How I approach sports action images

What makes a good sports action image ? Let’s ask it another way–“How do you make a good sports action image?” I’ll say that I am a bit biased in that my approach is to create a show stopping image that shows facial expression, solid action, and a clean background as much as possible. Shooting professionally lends to a bit of experience that I often translate to my kids’ sports and totally in my sports shooter for hire life.  How do I get this shot? First thing is to think about is getting into the best possible light, generally this is putting the sun to your back and really illuminating the subjects as best you can. I take a bit of a low angle (often by sitting down– Important tip especially for a soccer/football match) which does a couple of important things for the athletes; 1. Athletes look like super heros, 2. The athlete will fill the frame and totally make a poster ready shot, 3.  When and if you can, get closer to let the athlete and their action fill your frame, 4. Your shots will NOT look like anyone elses’ !!

If you are only paying attention to one player, things get a bit easier, but that doesn’t mean there is much time to rest.  Focus on one play at a time and anticipate when there is an opportunity to get a really solid shot. Patience is what is totally required because it will take time to get the shots because of players body positions changing and its only when they get older and are a bit more in control of their bodies. What do you need to do this? There is a difference in gear but there are lots of options and without taking too much of a technical detailed talking point detour–longer focal length lenses are much more suited for reaching out into the field of play. The downside is that when they play runs at you, at some point they are too close to shoot and typically that is when things get really heated.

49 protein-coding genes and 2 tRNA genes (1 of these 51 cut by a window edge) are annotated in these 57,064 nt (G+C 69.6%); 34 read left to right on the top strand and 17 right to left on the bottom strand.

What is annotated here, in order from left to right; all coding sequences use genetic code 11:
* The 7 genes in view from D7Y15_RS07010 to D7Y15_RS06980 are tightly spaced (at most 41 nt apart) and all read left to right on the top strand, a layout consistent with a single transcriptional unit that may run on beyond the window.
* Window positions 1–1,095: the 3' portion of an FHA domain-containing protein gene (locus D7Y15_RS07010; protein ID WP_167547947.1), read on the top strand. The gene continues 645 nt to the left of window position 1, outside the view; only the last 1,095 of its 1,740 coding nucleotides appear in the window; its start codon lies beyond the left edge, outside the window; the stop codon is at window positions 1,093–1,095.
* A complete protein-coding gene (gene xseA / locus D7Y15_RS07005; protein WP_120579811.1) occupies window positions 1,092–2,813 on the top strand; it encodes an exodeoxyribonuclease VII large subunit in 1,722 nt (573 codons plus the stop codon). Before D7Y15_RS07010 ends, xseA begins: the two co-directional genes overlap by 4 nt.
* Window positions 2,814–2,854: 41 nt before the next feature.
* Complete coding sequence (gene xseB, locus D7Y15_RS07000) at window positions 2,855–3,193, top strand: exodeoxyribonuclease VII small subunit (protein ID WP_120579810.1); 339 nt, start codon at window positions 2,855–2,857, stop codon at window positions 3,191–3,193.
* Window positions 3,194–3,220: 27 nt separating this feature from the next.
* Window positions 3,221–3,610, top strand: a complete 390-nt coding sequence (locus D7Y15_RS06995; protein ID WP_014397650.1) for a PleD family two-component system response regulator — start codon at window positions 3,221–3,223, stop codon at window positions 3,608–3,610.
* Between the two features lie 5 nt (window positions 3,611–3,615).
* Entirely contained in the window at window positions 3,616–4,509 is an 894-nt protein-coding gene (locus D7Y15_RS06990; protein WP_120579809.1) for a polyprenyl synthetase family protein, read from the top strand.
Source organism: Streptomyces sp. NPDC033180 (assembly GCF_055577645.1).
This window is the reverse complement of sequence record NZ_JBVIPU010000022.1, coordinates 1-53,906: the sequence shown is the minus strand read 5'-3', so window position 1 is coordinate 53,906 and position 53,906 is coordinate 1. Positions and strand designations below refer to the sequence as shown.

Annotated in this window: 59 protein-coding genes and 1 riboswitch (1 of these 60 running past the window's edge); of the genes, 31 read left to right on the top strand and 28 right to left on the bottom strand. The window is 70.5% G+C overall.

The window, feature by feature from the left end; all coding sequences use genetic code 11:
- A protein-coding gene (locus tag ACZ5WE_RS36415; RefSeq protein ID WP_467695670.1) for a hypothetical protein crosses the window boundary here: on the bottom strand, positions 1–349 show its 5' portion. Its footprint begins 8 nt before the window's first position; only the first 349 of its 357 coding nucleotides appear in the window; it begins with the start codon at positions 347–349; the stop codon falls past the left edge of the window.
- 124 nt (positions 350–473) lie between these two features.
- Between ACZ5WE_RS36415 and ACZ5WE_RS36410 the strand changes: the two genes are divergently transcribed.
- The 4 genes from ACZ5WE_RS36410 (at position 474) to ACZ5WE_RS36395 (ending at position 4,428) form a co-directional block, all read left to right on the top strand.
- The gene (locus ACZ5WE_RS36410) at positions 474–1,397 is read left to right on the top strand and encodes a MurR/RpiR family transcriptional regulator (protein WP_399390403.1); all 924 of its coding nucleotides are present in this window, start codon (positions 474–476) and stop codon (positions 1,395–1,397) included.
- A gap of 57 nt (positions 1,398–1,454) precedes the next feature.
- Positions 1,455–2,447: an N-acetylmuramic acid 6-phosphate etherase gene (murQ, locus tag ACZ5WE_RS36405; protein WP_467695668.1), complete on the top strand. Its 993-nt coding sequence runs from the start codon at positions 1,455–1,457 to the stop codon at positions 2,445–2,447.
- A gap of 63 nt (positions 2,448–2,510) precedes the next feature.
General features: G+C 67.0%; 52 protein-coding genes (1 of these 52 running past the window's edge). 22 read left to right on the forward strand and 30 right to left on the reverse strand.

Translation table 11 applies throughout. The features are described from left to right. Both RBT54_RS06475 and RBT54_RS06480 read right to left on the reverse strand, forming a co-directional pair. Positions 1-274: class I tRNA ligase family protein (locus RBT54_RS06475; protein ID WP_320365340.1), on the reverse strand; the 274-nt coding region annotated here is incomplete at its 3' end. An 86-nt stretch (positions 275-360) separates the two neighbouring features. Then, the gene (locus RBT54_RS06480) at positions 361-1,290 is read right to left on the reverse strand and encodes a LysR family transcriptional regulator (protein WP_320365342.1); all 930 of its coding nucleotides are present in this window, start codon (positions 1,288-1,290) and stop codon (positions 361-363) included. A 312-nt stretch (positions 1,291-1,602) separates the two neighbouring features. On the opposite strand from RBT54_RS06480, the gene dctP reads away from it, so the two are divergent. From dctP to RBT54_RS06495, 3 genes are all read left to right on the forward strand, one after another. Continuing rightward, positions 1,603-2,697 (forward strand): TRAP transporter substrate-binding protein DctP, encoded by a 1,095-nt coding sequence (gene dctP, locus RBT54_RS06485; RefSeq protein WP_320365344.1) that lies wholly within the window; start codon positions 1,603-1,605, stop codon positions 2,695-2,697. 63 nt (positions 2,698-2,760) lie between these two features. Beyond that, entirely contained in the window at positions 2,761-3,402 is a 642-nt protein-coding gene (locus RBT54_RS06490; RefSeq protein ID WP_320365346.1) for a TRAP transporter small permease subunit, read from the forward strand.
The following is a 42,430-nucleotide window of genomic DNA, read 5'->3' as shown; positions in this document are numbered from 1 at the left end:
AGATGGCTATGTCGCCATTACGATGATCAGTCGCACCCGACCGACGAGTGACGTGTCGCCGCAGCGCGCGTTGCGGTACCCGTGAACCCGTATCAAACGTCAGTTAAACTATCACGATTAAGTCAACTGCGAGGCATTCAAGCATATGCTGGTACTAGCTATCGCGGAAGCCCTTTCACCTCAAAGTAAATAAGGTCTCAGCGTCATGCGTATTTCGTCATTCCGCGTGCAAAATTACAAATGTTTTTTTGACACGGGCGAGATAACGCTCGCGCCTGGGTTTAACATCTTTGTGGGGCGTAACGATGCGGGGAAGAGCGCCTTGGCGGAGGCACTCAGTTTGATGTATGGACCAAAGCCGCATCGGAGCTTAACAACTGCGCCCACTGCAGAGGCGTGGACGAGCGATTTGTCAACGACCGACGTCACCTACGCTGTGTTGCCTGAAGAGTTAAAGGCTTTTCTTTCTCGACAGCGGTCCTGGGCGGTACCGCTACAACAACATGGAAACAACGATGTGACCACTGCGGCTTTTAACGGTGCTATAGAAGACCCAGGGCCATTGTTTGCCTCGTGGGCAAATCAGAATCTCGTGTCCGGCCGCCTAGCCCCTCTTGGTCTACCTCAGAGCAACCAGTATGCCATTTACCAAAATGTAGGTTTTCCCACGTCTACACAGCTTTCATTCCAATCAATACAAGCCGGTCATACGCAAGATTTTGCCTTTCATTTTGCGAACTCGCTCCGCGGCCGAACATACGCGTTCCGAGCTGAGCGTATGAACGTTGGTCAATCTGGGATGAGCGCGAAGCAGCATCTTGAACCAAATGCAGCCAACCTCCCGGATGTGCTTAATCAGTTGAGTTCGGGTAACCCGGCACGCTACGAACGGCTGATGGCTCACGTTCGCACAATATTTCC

Every time I shoot a sporting event, I aim to come away with a handful of large poster caliber images of individual athletes, some really tight intense action, and sometimes if just for me,  an image that I may want just as my own poster.  The reason why this shot works for my style of shooting is that it can be a huge poster all by itself. This is really and truly a stand alone shot that could easily be in a sports magazine or newspaper as well as a life sized poster on a wall in the game-room or even a banner. My style of isolation and individual action lends itself to poster type images and in my opinion cleaner shots to highlight the player.

2 Replies to “How I approach sports action images”

  1. That’s really interesting! I can see where it would be more difficult to get good shots if it’s a fast moving game or if possession changes frequently

  2. I’m always in awe of the shots you get – you must be a very patient man, Chris! Thanks for sharing your thoughts.

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